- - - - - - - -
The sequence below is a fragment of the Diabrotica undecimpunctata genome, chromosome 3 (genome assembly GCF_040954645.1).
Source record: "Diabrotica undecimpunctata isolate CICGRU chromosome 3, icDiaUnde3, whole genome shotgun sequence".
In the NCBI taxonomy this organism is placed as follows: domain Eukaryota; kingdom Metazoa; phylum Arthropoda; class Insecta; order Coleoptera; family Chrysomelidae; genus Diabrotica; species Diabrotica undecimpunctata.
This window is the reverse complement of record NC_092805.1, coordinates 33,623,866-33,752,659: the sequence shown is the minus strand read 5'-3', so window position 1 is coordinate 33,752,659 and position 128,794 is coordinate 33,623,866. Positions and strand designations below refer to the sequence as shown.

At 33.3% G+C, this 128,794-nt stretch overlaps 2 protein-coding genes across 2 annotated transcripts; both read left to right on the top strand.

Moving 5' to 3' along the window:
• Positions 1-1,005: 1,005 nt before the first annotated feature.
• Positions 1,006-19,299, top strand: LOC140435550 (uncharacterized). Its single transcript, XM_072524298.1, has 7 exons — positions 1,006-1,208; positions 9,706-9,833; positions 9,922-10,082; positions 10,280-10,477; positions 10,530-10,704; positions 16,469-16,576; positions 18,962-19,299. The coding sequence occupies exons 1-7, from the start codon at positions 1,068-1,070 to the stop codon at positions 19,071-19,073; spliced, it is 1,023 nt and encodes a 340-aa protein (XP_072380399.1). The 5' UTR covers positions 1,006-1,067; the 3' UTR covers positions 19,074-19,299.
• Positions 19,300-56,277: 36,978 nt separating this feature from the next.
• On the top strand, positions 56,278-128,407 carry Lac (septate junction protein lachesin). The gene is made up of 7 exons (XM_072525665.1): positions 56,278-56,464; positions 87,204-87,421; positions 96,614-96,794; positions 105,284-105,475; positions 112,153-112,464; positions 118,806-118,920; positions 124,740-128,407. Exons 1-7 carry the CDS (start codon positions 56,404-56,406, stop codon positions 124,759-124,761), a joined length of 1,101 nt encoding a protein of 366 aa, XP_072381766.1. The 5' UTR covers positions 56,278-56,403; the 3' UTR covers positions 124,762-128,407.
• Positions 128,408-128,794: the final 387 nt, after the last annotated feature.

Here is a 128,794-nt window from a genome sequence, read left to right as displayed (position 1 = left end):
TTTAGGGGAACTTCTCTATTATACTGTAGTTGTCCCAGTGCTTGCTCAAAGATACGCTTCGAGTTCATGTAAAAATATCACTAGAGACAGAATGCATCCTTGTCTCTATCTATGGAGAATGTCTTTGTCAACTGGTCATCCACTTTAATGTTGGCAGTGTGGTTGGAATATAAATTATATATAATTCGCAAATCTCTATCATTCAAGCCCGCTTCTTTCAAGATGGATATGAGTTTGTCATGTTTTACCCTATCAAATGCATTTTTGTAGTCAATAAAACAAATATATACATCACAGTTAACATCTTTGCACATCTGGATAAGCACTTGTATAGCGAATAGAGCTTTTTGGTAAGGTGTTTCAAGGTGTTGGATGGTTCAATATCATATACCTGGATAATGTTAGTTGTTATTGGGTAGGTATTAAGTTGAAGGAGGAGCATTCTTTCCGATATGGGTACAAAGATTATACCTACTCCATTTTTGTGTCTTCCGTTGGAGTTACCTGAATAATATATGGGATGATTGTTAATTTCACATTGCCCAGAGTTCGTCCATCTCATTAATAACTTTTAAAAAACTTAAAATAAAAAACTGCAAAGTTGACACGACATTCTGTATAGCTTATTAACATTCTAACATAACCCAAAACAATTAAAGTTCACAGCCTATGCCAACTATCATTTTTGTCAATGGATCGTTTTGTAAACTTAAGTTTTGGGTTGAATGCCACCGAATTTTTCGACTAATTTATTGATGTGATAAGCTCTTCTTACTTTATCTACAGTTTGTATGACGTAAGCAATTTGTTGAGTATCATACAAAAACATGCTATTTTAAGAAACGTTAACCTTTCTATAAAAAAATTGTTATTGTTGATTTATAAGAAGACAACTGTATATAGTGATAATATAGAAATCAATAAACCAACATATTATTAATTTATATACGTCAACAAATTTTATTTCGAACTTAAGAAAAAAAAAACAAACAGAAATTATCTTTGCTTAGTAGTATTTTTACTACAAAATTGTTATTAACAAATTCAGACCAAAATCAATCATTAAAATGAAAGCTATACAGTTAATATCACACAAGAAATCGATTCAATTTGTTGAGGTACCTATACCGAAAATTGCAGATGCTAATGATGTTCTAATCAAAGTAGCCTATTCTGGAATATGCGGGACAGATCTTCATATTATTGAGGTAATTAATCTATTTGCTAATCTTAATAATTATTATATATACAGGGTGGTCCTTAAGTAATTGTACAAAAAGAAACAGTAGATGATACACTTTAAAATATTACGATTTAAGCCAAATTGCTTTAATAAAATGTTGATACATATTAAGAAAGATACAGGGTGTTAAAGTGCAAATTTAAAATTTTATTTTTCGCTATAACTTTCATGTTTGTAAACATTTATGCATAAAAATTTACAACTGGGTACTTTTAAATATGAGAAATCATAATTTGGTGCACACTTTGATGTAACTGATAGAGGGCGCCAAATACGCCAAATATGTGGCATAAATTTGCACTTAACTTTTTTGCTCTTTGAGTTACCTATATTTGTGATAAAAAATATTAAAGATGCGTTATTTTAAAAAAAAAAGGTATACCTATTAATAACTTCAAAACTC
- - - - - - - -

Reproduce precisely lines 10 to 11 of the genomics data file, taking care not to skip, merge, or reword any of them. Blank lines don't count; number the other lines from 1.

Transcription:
• On the top strand, positions 56,278-128,407 carry Lac (septate junction protein lachesin). The gene is made up of 7 exons (XM_072525665.1): positions 56,278-56,464; positions 87,204-87,421; positions 96,614-96,794; positions 105,284-105,475; positions 112,153-112,464; positions 118,806-118,920; positions 124,740-128,407. Exons 1-7 carry the CDS (start codon positions 56,404-56,406, stop codon positions 124,759-124,761), a joined length of 1,101 nt encoding a protein of 366 aa, XP_072381766.1. The 5' UTR covers positions 56,278-56,403; the 3' UTR covers positions 124,762-128,407.
• Positions 128,408-128,794: the final 387 nt, after the last annotated feature.